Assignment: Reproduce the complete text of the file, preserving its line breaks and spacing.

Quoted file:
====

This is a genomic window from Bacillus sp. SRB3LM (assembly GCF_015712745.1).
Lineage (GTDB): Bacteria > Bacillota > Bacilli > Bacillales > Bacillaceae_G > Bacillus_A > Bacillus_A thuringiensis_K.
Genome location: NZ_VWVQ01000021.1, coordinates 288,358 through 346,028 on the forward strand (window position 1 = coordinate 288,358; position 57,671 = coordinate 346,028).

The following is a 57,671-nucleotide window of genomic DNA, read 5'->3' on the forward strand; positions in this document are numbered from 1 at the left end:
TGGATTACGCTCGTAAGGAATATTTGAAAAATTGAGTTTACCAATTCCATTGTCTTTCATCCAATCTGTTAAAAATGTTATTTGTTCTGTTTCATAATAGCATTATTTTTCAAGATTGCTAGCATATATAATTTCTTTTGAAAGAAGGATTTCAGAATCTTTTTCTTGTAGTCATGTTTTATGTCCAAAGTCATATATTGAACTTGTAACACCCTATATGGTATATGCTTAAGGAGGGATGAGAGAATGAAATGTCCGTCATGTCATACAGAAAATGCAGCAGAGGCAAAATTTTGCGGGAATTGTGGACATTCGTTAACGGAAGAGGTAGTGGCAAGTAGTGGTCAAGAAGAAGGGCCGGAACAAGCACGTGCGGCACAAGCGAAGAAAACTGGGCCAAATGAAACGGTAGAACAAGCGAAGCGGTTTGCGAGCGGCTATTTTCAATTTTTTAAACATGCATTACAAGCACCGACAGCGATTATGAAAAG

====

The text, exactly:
This is a genomic window from Bacillus sp. SRB3LM (assembly GCF_015712745.1).
Lineage (GTDB): Bacteria > Bacillota > Bacilli > Bacillales > Bacillaceae_G > Bacillus_A > Bacillus_A thuringiensis_K.
Genome location: NZ_VWVQ01000021.1, coordinates 288,358 through 346,028 on the forward strand (window position 1 = coordinate 288,358; position 57,671 = coordinate 346,028).

The following is a 57,671-nucleotide window of genomic DNA, read 5'->3' on the forward strand; positions in this document are numbered from 1 at the left end:
TGGATTACGCTCGTAAGGAATATTTGAAAAATTGAGTTTACCAATTCCATTGTCTTTCATCCAATCTGTTAAAAATGTTATTTGTTCTGTTTCATAATAGCATTATTTTTCAAGATTGCTAGCATATATAATTTCTTTTGAAAGAAGGATTTCAGAATCTTTTTCTTGTAGTCATGTTTTATGTCCAAAGTCATATATTGAACTTGTAACACCCTATATGGTATATGCTTAAGGAGGGATGAGAGAATGAAATGTCCGTCATGTCATACAGAAAATGCAGCAGAGGCAAAATTTTGCGGGAATTGTGGACATTCGTTAACGGAAGAGGTAGTGGCAAGTAGTGGTCAAGAAGAAGGGCCGGAACAAGCACGTGCGGCACAAGCGAAGAAAACTGGGCCAAATGAAACGGTAGAACAAGCGAAGCGGTTTGCGAGCGGCTATTTTCAATTTTTTAAACATGCATTACAAGCACCGACAGCGATTATGAAAAG